The Fed taketh and the Fed giveth
After the worst December performance by US equity markets in many decades, the first month of 2019 saw the best January performance of the Standard & Poor’s 500 since 1987.
And again, the market movement was all due to comments from US Federal Reserve (Fed) chair Jerome Powell.
After spooking the market in early October last year with his hawkish views of increasing interest rates, Powell reversed course in early January by commenting that the Fed was willing to be “patient” and that to keep the US economy on track, noting that there was “no pre-set path for policy.”
By the end of January, Powell confirmed this stance with the first meeting of the Federal Open Market Committee, keeping US interest rates on hold and confirming the outlook was now data dependent, with global risks having increased to the downside.
The market responded positively to the perception that the much publicised “Fed put” (that interest rates will potentially decrease) is now back in play.
While a constructive start to 2019 counters the destructive last quarter of 2018, economic risks remain.
Financial conditions are expected to remain supportive of markets for the foreseeable future.
This includes low interest rates and supportive levels of liquidity provided by Central Banks.
The reason Central Banks will continue to underpin the financial system is that the cyclical part of the global economy (the part of the economy most affected by demand for goods and services) is slowing.
China continues to transition its economy from fixed asset investment and exports to consumption, services and sustainable energy.
This change in direction is impacting on the demand for global commodities and industrial resources.
At the same time, China’s aging workforce and highly indebted households are slowing demand for consumer items such as cars.
China’s drive to substitute globally manufactured products for those made locally is also impacting on the import demand for electronics and technology.
This trade contagion is hurting manufacturers in Japan, South Korea, Taiwan and Germany.
The manufacturing downturn is also spreading throughout the wider Euro area and other parts of Asia.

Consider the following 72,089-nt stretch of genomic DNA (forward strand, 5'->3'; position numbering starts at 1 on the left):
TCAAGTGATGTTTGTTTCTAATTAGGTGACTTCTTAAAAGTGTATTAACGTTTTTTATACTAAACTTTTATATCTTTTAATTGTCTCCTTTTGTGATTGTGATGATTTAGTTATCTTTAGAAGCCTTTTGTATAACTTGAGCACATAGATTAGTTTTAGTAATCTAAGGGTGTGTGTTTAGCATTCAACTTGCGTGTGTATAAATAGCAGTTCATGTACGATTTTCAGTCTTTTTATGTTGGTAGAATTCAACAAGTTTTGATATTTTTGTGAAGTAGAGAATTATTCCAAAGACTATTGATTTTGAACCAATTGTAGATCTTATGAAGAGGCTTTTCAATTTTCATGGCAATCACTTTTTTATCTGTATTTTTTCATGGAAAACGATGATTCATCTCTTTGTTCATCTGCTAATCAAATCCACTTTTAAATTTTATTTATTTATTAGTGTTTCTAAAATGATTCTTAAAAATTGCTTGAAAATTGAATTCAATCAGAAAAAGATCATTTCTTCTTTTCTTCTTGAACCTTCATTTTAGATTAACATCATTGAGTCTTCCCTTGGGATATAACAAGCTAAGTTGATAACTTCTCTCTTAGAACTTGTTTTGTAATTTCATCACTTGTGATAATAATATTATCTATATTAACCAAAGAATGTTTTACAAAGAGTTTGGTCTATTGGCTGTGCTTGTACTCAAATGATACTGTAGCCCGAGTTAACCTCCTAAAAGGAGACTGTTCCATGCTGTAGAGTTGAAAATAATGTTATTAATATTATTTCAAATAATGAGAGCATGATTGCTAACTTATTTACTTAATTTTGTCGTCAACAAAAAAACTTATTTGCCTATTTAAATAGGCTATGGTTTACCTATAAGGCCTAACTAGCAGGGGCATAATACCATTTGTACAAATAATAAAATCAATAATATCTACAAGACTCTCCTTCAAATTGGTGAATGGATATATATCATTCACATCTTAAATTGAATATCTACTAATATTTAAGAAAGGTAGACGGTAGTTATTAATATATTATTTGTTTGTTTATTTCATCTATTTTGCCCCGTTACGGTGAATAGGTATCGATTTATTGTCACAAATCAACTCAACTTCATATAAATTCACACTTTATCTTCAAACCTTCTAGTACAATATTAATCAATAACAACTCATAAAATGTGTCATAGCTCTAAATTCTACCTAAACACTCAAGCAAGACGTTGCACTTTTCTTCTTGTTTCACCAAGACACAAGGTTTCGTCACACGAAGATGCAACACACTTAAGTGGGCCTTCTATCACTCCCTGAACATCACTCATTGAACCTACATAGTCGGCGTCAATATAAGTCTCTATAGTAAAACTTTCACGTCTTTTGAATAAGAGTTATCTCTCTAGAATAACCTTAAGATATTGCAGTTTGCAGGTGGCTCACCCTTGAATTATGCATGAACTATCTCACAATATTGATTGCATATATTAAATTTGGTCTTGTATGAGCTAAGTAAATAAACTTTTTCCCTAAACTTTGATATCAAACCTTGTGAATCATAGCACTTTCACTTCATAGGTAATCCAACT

This is why we believe financial conditions will remain accommodating (interest rates will remain low) throughout most, if not all, of 2019.
Reasons to remain invested
While cyclical challenges have emerged in the global economy and impetus is lacking on the trade front, there remain some positives that will support investment activity, particularly for the generally defensive, higher-yielding nature of New Zealand equities:
Labour markets around the world remain strong with capacity constraints related to skills shortages.
Inflationary pressures have moderated as global energy prices have stabilised. This is providing comfort to Central Bank policies of maintaining accommodative monetary conditions (low interest rates).
Equity valuations in many sectors have corrected to below long-term averages. Assuming economic growth doesn’t collapse and earnings hold up, many equity markets are now regarded as fair-value.
The two powerhouse global economies (the United States and China) are being supported by a renewed dovish stance by the Fed (less concern about inflation) and financial stimulus from policy makers in China.
We prefer income over cyclical growth in 2019
If our concerns about China slowing more than expected are correct, any weakness in financial markets during 2019 will be due to economic rather than just financial market reasons.
China’s emergence as an economic powerhouse resulted in huge demand for raw materials and industrial commodities, boosting global trade. Cyclical sectors and producers of commodities were major beneficiaries.
As China transitions and attempts to rein-in its debt, its growth drivers will change. This will have a major impact on global manufacturing and trade.
With stable financial conditions expected this year (low inflation and low interest rates), we don’t expect a major credit event to disrupt markets. Labour markets should remain relatively firm, which will ensure consumption ticks over.
But tightening credit conditions as financial institutions increase their capital strength, and slower or weaker growth in house prices, will result in defensive income-generating investments outperforming cyclical growth investments this year.
This column is general in nature and is not personalised investment advice. This column has been prepared in good faith based on information obtained from sources believed to be reliable and accurate. Disclosure Statements for Forsyth Barr Authorised Financial Advisers are available on request and free of charge.